The single most ambitious attempt to integrate graphics into a text-based server was the WOO project. The most use it has been put to is on ChibaMOO – The Sprawl, which terms itself a “collaborative hypermedia.” Over a half-million people have visited this graphical environment based on the cyberpunk fiction of William Gibson, but it averages under 100 users a day, pointing up the fact that web-and-mud hybrids have never gathered the audience that client-side graphics systems have. WOO (also known as WOODS, for Web Object Oriented Distributed Server) was created by Samuel Latt Epstein in 1994. Shortly after, work began on MOOniverse, which created a distributed server system intended to combat the key problems of scalability and latency in a large-size collaborative building environment. To my knowledge, the project, despite having functional code that accomplishes some things that the commercial servers today do not, has not met its objectives in terms of audience in the way that advanced commercial servers such as Asheron’s Call have.

So, where are we? In common usage, yes, text muds seem to be called muds in preference to other terms. However, in the design community, there should be no hesitation whatsoever in calling typical text muds from any code family, BSX muds, Ultima Online, The Realm, Gemstone III, the original Neverwinter Nights, Kingdoms of Drakkar, Legends of Kesmai, Meridian 59, EverQuest, Habitat aka WorldsAway, WorldsChat, or AlphaWorld all muds. They are all about representing virtual space—the interfaces for doing so are radically different, be it text or graphics, but they nonetheless have that one element in common.

A Somewhat Strict Definition

Certain things are shared in common among all of the many inheritors of MUD1, and these things make up the core of what a mud is—and therefore, what a virtual world is today. These are:

  1. A spatial representation of the virtual world
  2. Avatar representation within the space
  3. A sandbox to play in that offers persistence for some amount of the data represented within the virtual world

Anything that meets these criteria can profitably be called a mud for the sake of examining it and comparing features in the design to things that aren’t ashamed to use the term. Those who are ashamed to use the term have seized on terms like “persistent world” (useful in that it informs the novice as to the nature of the beast) and the truly hideous “MMORPG” acronym, standing for “massively multiplayer online role-playing game.” I suspect that we will find this term falling away over the next few years as we begin to develop persistent worlds that are not explicitly role-playing games. MMORPG in particular is a game industry term which undoubtedly arose from a couple of factors—the desire to avoid the term “mud” (though one of the first major commercial graphical endeavors, Meridian 59, in fact advertised itself as “the first graphical commercial MUD”—it wasn’t, since that honor probably belongs to the original Neverwinter Nights on America Online) and the need to explain the difference between the multiplayer games—including role-playing ones such as Diablo–that supported 32 players or less, and the mud-like games that supported a minimum of 150.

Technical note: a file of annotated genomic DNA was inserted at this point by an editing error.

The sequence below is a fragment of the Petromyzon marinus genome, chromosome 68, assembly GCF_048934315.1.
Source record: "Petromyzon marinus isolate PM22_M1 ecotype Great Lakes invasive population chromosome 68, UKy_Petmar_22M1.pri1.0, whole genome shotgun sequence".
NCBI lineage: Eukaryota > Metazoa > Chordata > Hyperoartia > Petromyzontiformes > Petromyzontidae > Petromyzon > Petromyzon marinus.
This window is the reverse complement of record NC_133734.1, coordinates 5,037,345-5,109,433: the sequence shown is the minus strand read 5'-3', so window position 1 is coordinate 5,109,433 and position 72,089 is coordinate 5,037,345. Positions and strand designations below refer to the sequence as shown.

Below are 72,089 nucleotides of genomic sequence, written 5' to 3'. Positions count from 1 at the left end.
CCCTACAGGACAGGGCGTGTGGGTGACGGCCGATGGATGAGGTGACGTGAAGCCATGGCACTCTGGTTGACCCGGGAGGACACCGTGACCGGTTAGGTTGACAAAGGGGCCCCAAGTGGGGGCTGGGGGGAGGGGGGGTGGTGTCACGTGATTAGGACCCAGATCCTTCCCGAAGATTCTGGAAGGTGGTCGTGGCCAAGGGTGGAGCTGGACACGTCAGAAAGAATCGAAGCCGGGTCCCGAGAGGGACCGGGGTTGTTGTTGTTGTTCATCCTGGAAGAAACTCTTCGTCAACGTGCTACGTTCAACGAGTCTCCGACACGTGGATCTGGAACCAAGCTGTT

One is tempted to use the term “virtual reality” except for two key facts: one, that the VR field has developed definitions of its field of endeavor that do not accord with the topic of building multi-user virtual spaces; and two, that the VR field has made little appreciable progress in tackling the issues underlying shared virtual spaces. This is not to say that virtual reality research has been useless—rather, that it does not have direct applicability to the problems that by and large will be discussed in this book.

The name “mud” itself is subject to a fair amount of debate. Its original use was as an acronym for Multi User Dungeon and later, Dimension or Domain. But by now, it’s best used as a word, in lower-case, in order to avoid the religious wars that come with the issues of whether something is a MUD, a MUSH, a dungeon game, another type of space, etc. There’s a bewildering amount of these acronyms (and religious wars) and by and large they are only useful to know about for identifying certain broad types of mud designs. Throughout this book, I’ll use “mud” interchangeably with “virtual spaces” and other such terms.

In general, muds are client-server applications, with the client merely being some manner to display the culled and collated output of the server to a particular user connected via an IP protocol.4 The fact that muds generally fit this sort of pattern, however, does not mean a mud has to be that way. Rather, it is that way because it is the best practice for achieving the design goals of a mud without sacrificing the security of the world’s data.